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The coming depression blog | April 24, 2017

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Do Americans want new health care law repealed?

As the U.S. Supreme Court prepares to review President Barack Obama’s healthcare reform, more Americans want to see it repealed than want to keep it, a poll released on Wednesday shows. The vote fulfils a top promise made to Republican voters in the November’s mid-term elections. Republicans have also vowed to deny Mr Obama the funds to implement the law. A Rasmussen Reports poll released Monday reveals most voters believe the law will increase the cost of health care, increase the federal deficit and erode the quality of care. Though the Obama administration stepped up its public defense of the law in advance of an unsuccessful repeal vote in the Senate, the numbers suggest many Americans are not accepting the administration’s arguments.

Mr Obama, who signed the healthcare change into law in 2010, has said he will veto the bill to overturn the law if it passes in both the House and Senate. Meanwhile, the renewed debate has given congressional Democrats an opportunity vigorously to defend the law’s more popular provisions.

Americans’ views on repealing the healthcare law mirror their reactions to its passage. In October, Gallup found 40% of Americans saying passage of the healthcare law was a good thing and 48% a bad thing. The poll indicates a wide partisan divide on the issue, with 78 percent of Republicans saying they want their House member to vote to repeal the law, with only 15 percent saying they want their lawmaker to vote to let the law stand. It’s a different story for Democrats questioned, who say by a 64 to 24 percent margin that they want their House member to vote against repealing the law. Independent voters are divided, with 43 saying they want their lawmaker to vote to repeal them measure and 39 percent saying they want their House member to vote to uphold the law.

With those threats in mind, GOP leaders dared the Senate to take up the measure, and they promised to fight the healthcare law in other ways if repeal failed. “The American people deserve to see a vote in the Senate, and it ought not to be a place where legislation goes into a dead end,” House Majority Leader Eric Cantor (R-Va.) said.

Cantor noted that Sen. Charles Schumer (D-N.Y.) had said the debate over repeal of healthcare would be a “political win” for Democrats.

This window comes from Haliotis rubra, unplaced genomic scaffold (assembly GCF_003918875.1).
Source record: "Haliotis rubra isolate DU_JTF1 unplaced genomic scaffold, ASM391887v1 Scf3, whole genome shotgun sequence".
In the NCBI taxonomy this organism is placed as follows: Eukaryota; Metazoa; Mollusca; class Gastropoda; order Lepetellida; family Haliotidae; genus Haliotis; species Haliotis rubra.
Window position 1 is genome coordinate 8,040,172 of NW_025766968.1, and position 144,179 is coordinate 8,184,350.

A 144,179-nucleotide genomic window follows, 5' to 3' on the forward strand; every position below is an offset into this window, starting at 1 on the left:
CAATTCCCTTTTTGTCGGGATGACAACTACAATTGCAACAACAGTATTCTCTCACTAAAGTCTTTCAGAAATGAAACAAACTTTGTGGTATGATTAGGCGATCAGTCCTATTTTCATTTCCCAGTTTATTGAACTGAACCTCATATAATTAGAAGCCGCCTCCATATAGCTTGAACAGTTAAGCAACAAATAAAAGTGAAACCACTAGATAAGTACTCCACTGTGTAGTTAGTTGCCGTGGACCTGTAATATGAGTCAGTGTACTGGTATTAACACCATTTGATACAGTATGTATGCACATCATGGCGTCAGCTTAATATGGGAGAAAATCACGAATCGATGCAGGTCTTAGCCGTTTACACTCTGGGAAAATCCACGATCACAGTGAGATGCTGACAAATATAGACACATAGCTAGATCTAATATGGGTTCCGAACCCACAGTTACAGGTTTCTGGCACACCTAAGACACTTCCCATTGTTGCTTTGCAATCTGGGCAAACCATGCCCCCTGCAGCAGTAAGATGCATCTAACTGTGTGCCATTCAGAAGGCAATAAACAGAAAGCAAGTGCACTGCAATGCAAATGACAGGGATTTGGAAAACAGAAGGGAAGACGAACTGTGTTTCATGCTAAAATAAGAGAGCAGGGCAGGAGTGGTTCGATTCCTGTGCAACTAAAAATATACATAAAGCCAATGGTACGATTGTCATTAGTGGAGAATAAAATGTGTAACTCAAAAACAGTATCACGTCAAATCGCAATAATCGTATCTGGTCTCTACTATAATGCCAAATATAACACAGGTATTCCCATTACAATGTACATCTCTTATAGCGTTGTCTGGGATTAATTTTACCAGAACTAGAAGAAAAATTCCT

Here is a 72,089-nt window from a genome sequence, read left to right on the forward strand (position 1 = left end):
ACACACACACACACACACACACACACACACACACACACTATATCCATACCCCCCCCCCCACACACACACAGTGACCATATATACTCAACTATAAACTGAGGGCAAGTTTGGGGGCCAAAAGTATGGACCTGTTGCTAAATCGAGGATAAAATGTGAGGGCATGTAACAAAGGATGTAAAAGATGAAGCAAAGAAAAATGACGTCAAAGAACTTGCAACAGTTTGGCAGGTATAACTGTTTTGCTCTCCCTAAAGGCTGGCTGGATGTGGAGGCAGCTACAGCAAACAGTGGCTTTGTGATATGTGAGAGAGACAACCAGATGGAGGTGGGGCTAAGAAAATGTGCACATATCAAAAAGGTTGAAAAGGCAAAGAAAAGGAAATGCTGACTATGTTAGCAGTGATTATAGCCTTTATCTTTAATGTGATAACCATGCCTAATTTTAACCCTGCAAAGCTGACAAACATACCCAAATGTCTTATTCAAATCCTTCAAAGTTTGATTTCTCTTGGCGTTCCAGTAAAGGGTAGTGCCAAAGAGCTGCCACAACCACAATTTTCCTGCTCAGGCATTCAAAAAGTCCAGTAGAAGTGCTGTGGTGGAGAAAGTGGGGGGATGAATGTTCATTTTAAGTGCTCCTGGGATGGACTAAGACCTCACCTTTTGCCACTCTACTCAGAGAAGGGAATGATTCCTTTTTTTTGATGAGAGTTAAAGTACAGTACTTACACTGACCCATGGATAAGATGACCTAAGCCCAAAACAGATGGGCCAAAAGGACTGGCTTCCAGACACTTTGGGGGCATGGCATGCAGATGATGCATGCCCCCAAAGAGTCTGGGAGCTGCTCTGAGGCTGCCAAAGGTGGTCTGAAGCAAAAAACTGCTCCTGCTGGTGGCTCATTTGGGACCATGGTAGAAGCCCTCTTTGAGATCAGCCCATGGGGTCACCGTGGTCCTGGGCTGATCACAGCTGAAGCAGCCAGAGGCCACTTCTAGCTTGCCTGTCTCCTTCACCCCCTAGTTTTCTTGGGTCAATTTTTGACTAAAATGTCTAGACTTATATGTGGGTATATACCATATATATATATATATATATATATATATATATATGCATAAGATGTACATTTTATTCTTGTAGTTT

Republican Representative Michele Bachmann, a self-described member of the arch-conservative Tea Party bloc, called the law “the crown jewel of socialism” and vowed Republicans “will not stop” until they “repeal” Obama and elect a president willing to scrap the health law. Republicans have said they do not believe that many of the Medicare cuts will ever take hold. They say that government subsidies to help people buy health insurance will prove far costlier than the budget office has predicted, and that the Democrats wrote the law to mask the steep future costs of some provisions, like a new long-term-care insurance program.

At a time when American businesses are struggling and families are hurting, experts have found that moving our current health care law forward will decrease our deficit and create millions of new jobs by reducing the costs of health care for employers, allowing them to expand their workforce.

ECONOMY, DEFICIT — Jobs are a salient issue at a time of more than 9 percent unemployment. But other concerns in fact gain greater purchase: Americans by a 15-point margin, 54-39 percent, suspect the law will hurt rather than help the economy overall. And most broadly, by 62-29 percent, the public thinks it’s more likely to increase than decrease the federal deficit.

Many in the US are already benefiting from the overhaul, which has allowed for extended coverage for young adults on their parents’ healthcare plan and lower prices for prescription medicine for Medicare recipients. The US healthcare reform law was approved in March of last year, making it compulsory for Americans to buy medical insurance and illegal for insurance companies to deny coverage to customers with pre-existing conditions.

In their own report on Thursday, intended to illustrate how the law would lead to job losses, Republican leaders put the cost of the health care law “when fully implemented” at $2.6 trillion and said it would “add $701 billion to the deficit in its first 10 years.”

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